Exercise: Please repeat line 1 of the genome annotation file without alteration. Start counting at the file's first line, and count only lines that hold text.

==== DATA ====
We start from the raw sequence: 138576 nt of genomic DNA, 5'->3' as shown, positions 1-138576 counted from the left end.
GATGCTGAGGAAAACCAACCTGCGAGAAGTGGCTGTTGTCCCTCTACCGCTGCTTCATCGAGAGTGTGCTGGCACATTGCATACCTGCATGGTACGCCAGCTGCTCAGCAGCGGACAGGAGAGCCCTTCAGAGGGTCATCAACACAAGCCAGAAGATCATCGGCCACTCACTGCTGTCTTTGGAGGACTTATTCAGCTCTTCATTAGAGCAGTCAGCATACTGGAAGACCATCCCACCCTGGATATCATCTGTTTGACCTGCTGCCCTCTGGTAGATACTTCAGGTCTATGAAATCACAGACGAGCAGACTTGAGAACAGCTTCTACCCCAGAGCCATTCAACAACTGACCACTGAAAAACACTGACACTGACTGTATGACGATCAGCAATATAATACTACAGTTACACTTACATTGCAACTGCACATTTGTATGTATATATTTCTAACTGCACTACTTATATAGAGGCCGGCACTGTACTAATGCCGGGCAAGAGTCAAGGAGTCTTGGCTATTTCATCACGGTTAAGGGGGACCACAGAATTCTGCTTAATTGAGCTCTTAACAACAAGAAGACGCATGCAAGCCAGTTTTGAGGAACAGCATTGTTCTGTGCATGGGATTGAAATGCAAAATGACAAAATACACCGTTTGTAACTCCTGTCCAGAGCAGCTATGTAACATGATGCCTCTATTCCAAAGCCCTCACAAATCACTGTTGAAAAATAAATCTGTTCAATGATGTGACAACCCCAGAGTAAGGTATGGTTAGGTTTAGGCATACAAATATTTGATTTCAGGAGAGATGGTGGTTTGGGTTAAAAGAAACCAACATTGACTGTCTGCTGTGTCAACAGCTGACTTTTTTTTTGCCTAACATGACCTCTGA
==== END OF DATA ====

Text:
We start from the raw sequence: 138576 nt of genomic DNA, 5'->3' as shown, positions 1-138576 counted from the left end.